Soçuis Sparkling Wine is a fictitious product I chose for my Packaging Design project. The goal was to design the labeling of the bottle through any 3D method (I chose Autodesk Maya) and have the wine in a glass. Given the fact that I had about a week to come up with an idea and execute it, I’m particularly happy with the result. Given more time though, I’m sure I could have added extra elements that would really make this bottle design stand out more!
One of the goals of the assignment was to create an original company with a logo. I originally called it “Soçois” so it sounded similar to how the French name “François” would. I figured the “u” gave it a more character later on as I was retracing it in Illustrator.
I intended for the letter “S” to have a freehand look while the rest of the characters were more solid. This was because I wanted a good balance between a “fancy, flourished” look and simplicity, like many wine labels incorporate. I changed and refined some of the curves on the “S” and used the typeface “Antique Olive” for the rest of the lettering. The words “Sparkling Wine” are written in Peignot LT Light.
Modeling in Maya
The great thing about my specific product is that both a wine bottle and a wine glass are typically symmetrical. All I essentially did was draw the curves on Illustrator, save it without compression, then drag the file into my scene. This will import the curves I drew as a CV curve that I could simply “revolve” to create my object.
The bottle was obviously the bigger challenge since very little really had to be done to the wine glass other than giving it a special transparent shader (I used the MIA material). With the bottle, I had to map the UV’s for the cork and the rest of the body. I then took a UV Snapshot of the texture map and imported it to Photoshop, where I can design the label, color, and texture of the cork.
Textures, Lighting, and Rendering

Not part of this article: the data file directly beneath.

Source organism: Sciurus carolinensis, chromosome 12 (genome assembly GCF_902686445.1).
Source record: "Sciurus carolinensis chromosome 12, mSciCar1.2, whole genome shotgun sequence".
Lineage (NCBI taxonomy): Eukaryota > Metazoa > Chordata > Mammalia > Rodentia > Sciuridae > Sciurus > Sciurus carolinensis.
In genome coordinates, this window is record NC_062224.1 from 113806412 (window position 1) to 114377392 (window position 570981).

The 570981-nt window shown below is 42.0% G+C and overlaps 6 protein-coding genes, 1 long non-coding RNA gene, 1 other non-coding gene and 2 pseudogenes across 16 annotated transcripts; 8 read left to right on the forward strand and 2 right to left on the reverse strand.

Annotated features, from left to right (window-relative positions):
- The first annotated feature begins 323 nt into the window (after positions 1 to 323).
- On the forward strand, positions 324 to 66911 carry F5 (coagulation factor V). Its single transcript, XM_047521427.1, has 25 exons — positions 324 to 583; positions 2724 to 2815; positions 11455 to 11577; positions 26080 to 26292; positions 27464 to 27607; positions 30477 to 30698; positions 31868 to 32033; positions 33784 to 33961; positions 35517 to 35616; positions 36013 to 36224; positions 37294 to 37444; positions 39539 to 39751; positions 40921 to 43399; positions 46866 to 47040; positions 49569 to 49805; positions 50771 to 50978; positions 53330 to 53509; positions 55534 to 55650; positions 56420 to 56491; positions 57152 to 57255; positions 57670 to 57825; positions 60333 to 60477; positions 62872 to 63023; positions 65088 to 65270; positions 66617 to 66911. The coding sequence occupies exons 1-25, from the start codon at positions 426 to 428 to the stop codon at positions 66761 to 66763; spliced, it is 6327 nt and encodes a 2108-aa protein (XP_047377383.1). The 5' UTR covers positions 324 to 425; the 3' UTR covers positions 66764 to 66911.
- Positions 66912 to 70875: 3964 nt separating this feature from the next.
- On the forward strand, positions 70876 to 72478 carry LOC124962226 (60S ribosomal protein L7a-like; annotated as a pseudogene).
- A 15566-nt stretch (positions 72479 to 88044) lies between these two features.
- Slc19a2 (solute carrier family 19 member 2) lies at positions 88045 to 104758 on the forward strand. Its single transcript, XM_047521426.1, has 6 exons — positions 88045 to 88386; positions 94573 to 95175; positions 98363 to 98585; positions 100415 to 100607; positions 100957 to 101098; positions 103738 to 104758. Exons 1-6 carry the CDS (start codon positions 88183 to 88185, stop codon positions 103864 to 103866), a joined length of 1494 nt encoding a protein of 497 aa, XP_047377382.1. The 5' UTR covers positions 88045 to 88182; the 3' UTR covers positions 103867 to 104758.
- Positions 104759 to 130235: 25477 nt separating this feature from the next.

Aside from the basic texture map seen below, I also had to create maps for the transparent parts of the bottle, the elevation of the label from the body of the bottle using bump mapping, and a map for removing the specular highlights from the cork and the label. These maps were applied to a Phong material that works well with opaque or semi-transparent shiny objects that utilize transparency.
The wine glass was not designed with the liquid inside. It was only given a mental ray shader called MIA with a “thin glass” preset. The sparkling wine liquid was later added in Photoshop using masking and blending modes.
Aside from the HDRI that add reflections and overall light to the scene, directional lights were also used to highlight specific areas of the scene, and a spotlight was used to light up the wine bottle. After I was happy with the lighting of the scene, I rendered it at an HD 1080 resolution using Mental Ray settings, bumping up refractions as well as increasing the accuracy of indirect lighting to 500.
I took the high quality render into Photoshop for the finishing touches. I darkened the background and the back of the table for a more dramatic contrast in lighting. The sparkling wine liquid was also added into the wine at this point using blending modes to maintain texture and reflections. Lastly, I added the logo and a catchy slogan to the top right to utilize the space more effectively and really make the product stand out.
Huge thanks to all my followers who continue to keep up with my work! Feedback is always warmly welcomed.